By Elianna Miller
Approximately 1,762,450 new cancer cases will be diagnosed in
in 2019. This number has grown rapidly since 2005, but what caused this
increase? Is it people’s DNA, their environment, or is it just bad luck?
A lot of the Sarnoff Center’s work focuses on hereditary
cancers, particularly BRCA mutations, which are 10x more common in Jewish communities
than the general population. BRCA mutations are linked to breast cancer in
women in men, ovarian cancer, prostate cancer, pancreatic cancer, and melanoma.
The average woman’s lifetime chance of a breast cancer diagnosis is about 12%,
but that increases to 45%- 87% with a BRCA mutation. Lynch syndrome is another
inherited genetic disorder that can be linked to Ashkenazi Jewish ancestry,
which increases the likelihood of some gastrointestinal cancers.
If someone with a mutation such as these ends up developing
cancer, it typically happens earlier in life than with the average person.
Cancer predisposition genes are typically present from birth, though the actual
cancer doesn’t form until later. That means there must be more to it than just
Let’s take a deeper dive into BRCA mutations. We all have
BRCA genes: one copy from mom, and one from dad. If both parents give their
daughter unmutated copies of the BRCA gene, she has that 12% risk of a breast
cancer diagnosis in her life. The cancer risk increase happens with a mutation in
one of the two copies: since only one copy of the mutation increases risk, inheritance
happens in an autosomal dominant fashion.
So, why do some women with BRCA mutations develop breast (or
another related) cancer, while others do not? The development of cancer in the
body based on a predisposition usually manifests in a mechanism called the “two-hit
The first hit is the mutation at birth, and the second hit is later in life
when the cancer begins to form. The interaction of other factors, such as the
environment or other genes in the body, with a preexisting cancer risk mutation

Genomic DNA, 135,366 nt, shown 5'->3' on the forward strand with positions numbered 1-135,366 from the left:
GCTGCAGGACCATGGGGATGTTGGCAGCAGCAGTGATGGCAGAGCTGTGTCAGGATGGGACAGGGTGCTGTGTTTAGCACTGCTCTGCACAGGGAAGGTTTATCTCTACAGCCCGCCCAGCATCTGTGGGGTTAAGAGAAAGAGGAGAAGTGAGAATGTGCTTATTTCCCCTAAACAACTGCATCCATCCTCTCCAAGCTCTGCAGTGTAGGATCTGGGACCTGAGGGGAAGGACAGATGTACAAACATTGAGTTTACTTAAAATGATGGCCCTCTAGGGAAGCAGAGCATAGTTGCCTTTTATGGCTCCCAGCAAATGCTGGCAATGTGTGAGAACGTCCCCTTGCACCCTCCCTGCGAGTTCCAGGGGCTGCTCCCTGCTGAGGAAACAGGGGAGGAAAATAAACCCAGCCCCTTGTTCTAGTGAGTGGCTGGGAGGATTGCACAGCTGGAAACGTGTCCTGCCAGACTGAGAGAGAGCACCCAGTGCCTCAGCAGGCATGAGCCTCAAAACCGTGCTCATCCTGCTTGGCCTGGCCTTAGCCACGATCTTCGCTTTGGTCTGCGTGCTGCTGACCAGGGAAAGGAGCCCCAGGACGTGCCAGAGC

may lead to or prevent cancer development.
Many environmental factors
can cause a second hit. Sun or chemical radiation exposure, alcohol use, poor diet
choices, the process of aging, or tobacco use are some of the most common.
Sometimes, these risk factors don’t even cause mutations, they just change gene
expression. Someone could live the healthiest of lifestyles, but the
interaction of certain genes affects the way that tumors get suppressed. Researchers
at Johns Hopkins also found
that some tissues in the body are just more susceptible to “bad luck” and
random DNA mutations that cause cancer.
The takeaway here is that while genetics can increase our
risk of cancer, only about 5% of all cancers are
due to underlying genetic causes. Of the 1,762,450 estimated cancer diagnoses
this year, about 88,000 will have a direct underlying gene mutation, and almost
one million cases will not. Our environment and random chance play a lot more
into cancer diagnosis than one may expect; being positive for a genetic
mutation that leads to cancer predisposition is NOT a diagnosis, just as being
negative for one of these genes does NOT clear one of a lifetime cancer
diagnosis. The team, and specifically the genetic counselor, at the Sarnoff
Center is open and available to answer any questions or connect you to more
resources related to cancer genetics.